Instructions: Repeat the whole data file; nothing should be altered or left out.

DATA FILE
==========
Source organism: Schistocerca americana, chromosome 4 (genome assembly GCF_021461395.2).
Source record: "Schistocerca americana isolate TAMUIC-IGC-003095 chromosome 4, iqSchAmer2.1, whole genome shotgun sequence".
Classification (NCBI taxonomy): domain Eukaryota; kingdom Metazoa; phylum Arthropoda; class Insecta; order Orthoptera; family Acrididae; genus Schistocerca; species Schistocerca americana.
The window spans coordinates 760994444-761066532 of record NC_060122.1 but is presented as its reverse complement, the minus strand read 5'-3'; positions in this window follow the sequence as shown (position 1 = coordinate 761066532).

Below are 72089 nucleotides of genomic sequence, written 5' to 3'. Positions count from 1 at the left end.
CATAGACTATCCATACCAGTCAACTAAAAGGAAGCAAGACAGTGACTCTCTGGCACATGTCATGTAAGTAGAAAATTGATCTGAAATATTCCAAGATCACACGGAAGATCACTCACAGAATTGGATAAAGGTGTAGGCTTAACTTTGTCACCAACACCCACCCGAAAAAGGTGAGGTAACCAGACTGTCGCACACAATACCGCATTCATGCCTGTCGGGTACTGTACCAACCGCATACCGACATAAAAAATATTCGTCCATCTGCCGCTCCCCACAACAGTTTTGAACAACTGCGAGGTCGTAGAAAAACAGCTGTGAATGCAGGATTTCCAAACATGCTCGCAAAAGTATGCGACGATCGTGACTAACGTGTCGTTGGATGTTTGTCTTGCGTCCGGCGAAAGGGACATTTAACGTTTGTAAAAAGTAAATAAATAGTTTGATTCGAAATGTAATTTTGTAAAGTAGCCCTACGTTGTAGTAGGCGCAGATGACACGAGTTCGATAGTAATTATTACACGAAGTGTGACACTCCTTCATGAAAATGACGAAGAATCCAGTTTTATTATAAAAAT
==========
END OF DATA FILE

Source organism: Schistocerca americana, chromosome 4 (genome assembly GCF_021461395.2).
Source record: "Schistocerca americana isolate TAMUIC-IGC-003095 chromosome 4, iqSchAmer2.1, whole genome shotgun sequence".
Classification (NCBI taxonomy): domain Eukaryota; kingdom Metazoa; phylum Arthropoda; class Insecta; order Orthoptera; family Acrididae; genus Schistocerca; species Schistocerca americana.
The window spans coordinates 760994444-761066532 of record NC_060122.1 but is presented as its reverse complement, the minus strand read 5'-3'; positions in this window follow the sequence as shown (position 1 = coordinate 761066532).

Below are 72089 nucleotides of genomic sequence, written 5' to 3'. Positions count from 1 at the left end.
CATAGACTATCCATACCAGTCAACTAAAAGGAAGCAAGACAGTGACTCTCTGGCACATGTCATGTAAGTAGAAAATTGATCTGAAATATTCCAAGATCACACGGAAGATCACTCACAGAATTGGATAAAGGTGTAGGCTTAACTTTGTCACCAACACCCACCCGAAAAAGGTGAGGTAACCAGACTGTCGCACACAATACCGCATTCATGCCTGTCGGGTACTGTACCAACCGCATACCGACATAAAAAATATTCGTCCATCTGCCGCTCCCCACAACAGTTTTGAACAACTGCGAGGTCGTAGAAAAACAGCTGTGAATGCAGGATTTCCAAACATGCTCGCAAAAGTATGCGACGATCGTGACTAACGTGTCGTTGGATGTTTGTCTTGCGTCCGGCGAAAGGGACATTTAACGTTTGTAAAAAGTAAATAAATAGTTTGATTCGAAATGTAATTTTGTAAAGTAGCCCTACGTTGTAGTAGGCGCAGATGACACGAGTTCGATAGTAATTATTACACGAAGTGTGACACTCCTTCATGAAAATGACGAAGAATCCAGTTTTATTATAAAAAT